The right of withdrawal exercited by the shareholder who did not partecipate in the change of the clause limiting the circulation of shares is legitimate

Supreme Court of Cassation, June 27, 2022, No. 20546.

A shareholder of a joint stock company who did not participate in the amendment of the bylaws to remove the preemption clause limiting the circulation of shares has the right of withdrawal, regardless of the substantive significance of the amendment.

This is the principle expressed by the Supreme Court of Cassation in a very recent decision where it was called upon to rule on the legitimacy of the withdrawal exercised by the shareholder following the shareholders’ resolution that eliminated from the bylaws a clause limiting the transfer of shares of the issuing company from the shareholder of the S.p.A. to a company controlled by the shareholder himself.

For the purpose of the withdrawal, the shareholder invoked the provisions of Article 2437(2)(b), which grants the right of exit to dissenting shareholders or those who, as absent or abstaining, did not concur in the adoption of the resolution providing for “the introduction or removal of restrictions on the circulation of equity securities“.

In this case, the Supreme Court overturned the decision of the Florence Court of Appeals, which, in turn, had upheld the decision of the lower court.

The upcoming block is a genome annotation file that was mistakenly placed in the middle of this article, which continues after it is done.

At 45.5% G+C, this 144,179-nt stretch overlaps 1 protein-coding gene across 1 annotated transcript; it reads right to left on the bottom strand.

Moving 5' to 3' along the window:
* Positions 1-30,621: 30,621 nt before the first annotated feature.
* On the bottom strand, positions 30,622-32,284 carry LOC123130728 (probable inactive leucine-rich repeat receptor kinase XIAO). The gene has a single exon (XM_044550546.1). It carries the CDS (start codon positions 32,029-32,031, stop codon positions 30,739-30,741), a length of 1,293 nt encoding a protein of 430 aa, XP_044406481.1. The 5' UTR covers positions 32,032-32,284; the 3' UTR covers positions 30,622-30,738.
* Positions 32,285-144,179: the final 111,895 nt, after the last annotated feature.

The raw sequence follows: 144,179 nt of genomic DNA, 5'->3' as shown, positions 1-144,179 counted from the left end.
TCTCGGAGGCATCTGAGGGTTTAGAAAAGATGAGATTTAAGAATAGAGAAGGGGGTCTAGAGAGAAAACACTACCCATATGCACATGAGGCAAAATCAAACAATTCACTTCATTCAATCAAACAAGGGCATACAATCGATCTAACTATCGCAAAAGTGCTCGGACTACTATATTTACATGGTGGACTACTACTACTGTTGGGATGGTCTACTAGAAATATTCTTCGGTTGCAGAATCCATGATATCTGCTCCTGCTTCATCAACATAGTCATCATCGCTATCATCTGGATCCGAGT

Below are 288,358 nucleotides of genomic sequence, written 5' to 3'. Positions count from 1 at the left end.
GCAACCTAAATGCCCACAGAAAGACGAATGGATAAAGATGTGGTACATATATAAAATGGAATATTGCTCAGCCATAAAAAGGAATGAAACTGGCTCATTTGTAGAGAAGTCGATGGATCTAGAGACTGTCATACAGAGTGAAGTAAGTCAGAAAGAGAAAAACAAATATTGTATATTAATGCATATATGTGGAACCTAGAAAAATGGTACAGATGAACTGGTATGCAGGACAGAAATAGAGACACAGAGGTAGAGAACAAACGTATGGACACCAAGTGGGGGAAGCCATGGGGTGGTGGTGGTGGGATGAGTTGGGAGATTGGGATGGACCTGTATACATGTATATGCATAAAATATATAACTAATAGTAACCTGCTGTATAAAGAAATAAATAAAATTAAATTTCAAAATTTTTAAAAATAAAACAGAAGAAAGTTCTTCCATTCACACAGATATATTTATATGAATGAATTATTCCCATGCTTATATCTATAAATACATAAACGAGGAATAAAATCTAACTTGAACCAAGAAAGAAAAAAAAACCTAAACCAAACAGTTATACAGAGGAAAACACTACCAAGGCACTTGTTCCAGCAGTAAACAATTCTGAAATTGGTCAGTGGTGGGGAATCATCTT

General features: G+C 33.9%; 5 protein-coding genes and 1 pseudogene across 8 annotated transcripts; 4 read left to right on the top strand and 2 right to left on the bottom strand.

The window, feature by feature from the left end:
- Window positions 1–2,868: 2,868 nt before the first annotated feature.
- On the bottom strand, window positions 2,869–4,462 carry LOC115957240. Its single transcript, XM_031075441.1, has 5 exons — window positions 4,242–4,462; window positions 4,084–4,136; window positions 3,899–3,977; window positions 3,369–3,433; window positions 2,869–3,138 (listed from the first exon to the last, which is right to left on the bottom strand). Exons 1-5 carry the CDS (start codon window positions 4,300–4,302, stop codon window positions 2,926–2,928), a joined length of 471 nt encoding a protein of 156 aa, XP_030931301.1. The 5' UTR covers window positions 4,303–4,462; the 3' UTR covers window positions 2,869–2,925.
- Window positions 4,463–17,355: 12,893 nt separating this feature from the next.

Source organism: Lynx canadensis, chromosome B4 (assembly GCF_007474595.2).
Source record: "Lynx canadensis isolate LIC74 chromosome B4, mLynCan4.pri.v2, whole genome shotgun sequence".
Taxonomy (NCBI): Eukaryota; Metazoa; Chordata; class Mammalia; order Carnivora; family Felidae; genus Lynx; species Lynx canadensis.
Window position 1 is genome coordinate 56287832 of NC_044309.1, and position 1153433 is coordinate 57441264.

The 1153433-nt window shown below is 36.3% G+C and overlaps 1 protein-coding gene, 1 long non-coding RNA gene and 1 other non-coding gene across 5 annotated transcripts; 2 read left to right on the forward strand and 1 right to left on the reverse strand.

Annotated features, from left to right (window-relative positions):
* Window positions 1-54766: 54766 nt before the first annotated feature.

In the first two decisions, the judges ruled that the withdrawal exercised by the shareholder was unlawful, considering the amendment to the bylaws resolved by the S.p.A.’s shareholders’ meeting to be devoid of “substantial relevance”.

Specifically, the Florence Court of Appeals had found that the amendment to the bylaws had not resulted in any substantive change to the preemption clause, as the possibility of an intra-group transfer did not, in practice, involve a change in the decision-making center to which the shareholder’s interest was directed.

When questioned on this point, the Supreme Court departed from the above guidance, noting the irrelevance of the “substantial relevance” of the amendment and stating that for the purposes of the legitimate exercise of the right of exit, it is sufficient that the amendment to the bylaws removed a previously existing limitation on the circulation of shares.

In affirming this, the Supreme Court gave relevance to the textual datum of the rule, noting how, in the case of a change in the corporate purpose (a cause for withdrawal provided for in Article 2437, paragraph 1, letter a, Civil Code), it was the legislature itself that gave entry to a discretionary assessment aimed at ascertaining the “significant” nature of the change made.

Hence the conclusion that, in other cases of withdrawal pertaining to changes in the articles of association, in the absence of a specific provision, it is necessary to give relevance only to the change in the clause, omitting any assessment in terms of substantive relevance.